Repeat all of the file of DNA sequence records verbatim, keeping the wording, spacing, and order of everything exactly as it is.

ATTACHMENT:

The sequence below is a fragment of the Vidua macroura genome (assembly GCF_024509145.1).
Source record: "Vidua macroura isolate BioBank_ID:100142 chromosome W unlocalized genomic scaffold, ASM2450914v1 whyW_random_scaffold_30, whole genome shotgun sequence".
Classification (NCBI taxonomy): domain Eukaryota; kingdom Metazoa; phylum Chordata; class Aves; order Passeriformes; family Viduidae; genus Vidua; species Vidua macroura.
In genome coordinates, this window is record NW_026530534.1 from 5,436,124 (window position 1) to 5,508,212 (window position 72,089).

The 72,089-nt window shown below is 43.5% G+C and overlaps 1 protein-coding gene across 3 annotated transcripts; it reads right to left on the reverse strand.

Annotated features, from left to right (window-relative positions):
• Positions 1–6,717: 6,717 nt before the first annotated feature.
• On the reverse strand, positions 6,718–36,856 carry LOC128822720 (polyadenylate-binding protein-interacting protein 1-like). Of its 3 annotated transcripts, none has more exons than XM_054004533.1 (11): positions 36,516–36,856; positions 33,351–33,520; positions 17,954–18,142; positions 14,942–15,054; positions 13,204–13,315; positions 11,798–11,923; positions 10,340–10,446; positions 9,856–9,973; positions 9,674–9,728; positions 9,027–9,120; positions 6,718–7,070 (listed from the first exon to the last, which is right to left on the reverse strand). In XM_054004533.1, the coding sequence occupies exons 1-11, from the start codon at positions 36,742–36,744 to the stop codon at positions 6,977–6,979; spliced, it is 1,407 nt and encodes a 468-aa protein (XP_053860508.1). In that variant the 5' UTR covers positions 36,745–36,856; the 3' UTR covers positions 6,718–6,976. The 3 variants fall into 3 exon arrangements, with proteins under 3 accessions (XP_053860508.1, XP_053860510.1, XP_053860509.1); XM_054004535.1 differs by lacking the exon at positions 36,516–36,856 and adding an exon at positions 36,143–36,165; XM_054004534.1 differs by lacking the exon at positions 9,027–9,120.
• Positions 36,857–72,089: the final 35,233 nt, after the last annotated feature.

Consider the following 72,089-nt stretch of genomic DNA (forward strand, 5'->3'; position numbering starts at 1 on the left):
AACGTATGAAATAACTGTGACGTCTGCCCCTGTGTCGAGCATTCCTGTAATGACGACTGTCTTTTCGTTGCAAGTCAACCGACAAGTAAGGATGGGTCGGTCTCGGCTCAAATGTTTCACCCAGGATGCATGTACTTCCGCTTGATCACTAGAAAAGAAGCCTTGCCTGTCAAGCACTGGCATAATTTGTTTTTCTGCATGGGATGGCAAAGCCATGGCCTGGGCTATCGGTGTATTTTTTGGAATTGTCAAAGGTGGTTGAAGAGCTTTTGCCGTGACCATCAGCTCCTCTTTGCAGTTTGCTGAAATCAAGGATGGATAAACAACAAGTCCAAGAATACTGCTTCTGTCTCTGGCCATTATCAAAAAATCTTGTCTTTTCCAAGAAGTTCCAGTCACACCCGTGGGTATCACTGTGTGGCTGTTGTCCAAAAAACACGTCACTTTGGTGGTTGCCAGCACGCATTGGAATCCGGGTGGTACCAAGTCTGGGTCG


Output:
The sequence below is a fragment of the Vidua macroura genome (assembly GCF_024509145.1).
Source record: "Vidua macroura isolate BioBank_ID:100142 chromosome W unlocalized genomic scaffold, ASM2450914v1 whyW_random_scaffold_30, whole genome shotgun sequence".
Classification (NCBI taxonomy): domain Eukaryota; kingdom Metazoa; phylum Chordata; class Aves; order Passeriformes; family Viduidae; genus Vidua; species Vidua macroura.
In genome coordinates, this window is record NW_026530534.1 from 5,436,124 (window position 1) to 5,508,212 (window position 72,089).

The 72,089-nt window shown below is 43.5% G+C and overlaps 1 protein-coding gene across 3 annotated transcripts; it reads right to left on the reverse strand.

Annotated features, from left to right (window-relative positions):
• Positions 1–6,717: 6,717 nt before the first annotated feature.
• On the reverse strand, positions 6,718–36,856 carry LOC128822720 (polyadenylate-binding protein-interacting protein 1-like). Of its 3 annotated transcripts, none has more exons than XM_054004533.1 (11): positions 36,516–36,856; positions 33,351–33,520; positions 17,954–18,142; positions 14,942–15,054; positions 13,204–13,315; positions 11,798–11,923; positions 10,340–10,446; positions 9,856–9,973; positions 9,674–9,728; positions 9,027–9,120; positions 6,718–7,070 (listed from the first exon to the last, which is right to left on the reverse strand). In XM_054004533.1, the coding sequence occupies exons 1-11, from the start codon at positions 36,742–36,744 to the stop codon at positions 6,977–6,979; spliced, it is 1,407 nt and encodes a 468-aa protein (XP_053860508.1). In that variant the 5' UTR covers positions 36,745–36,856; the 3' UTR covers positions 6,718–6,976. The 3 variants fall into 3 exon arrangements, with proteins under 3 accessions (XP_053860508.1, XP_053860510.1, XP_053860509.1); XM_054004535.1 differs by lacking the exon at positions 36,516–36,856 and adding an exon at positions 36,143–36,165; XM_054004534.1 differs by lacking the exon at positions 9,027–9,120.
• Positions 36,857–72,089: the final 35,233 nt, after the last annotated feature.

Consider the following 72,089-nt stretch of genomic DNA (forward strand, 5'->3'; position numbering starts at 1 on the left):
AACGTATGAAATAACTGTGACGTCTGCCCCTGTGTCGAGCATTCCTGTAATGACGACTGTCTTTTCGTTGCAAGTCAACCGACAAGTAAGGATGGGTCGGTCTCGGCTCAAATGTTTCACCCAGGATGCATGTACTTCCGCTTGATCACTAGAAAAGAAGCCTTGCCTGTCAAGCACTGGCATAATTTGTTTTTCTGCATGGGATGGCAAAGCCATGGCCTGGGCTATCGGTGTATTTTTTGGAATTGTCAAAGGTGGTTGAAGAGCTTTTGCCGTGACCATCAGCTCCTCTTTGCAGTTTGCTGAAATCAAGGATGGATAAACAACAAGTCCAAGAATACTGCTTCTGTCTCTGGCCATTATCAAAAAATCTTGTCTTTTCCAAGAAGTTCCAGTCACACCCGTGGGTATCACTGTGTGGCTGTTGTCCAAAAAACACGTCACTTTGGTGGTTGCCAGCACGCATTGGAATCCGGGTGGTACCAAGTCTGGGTCG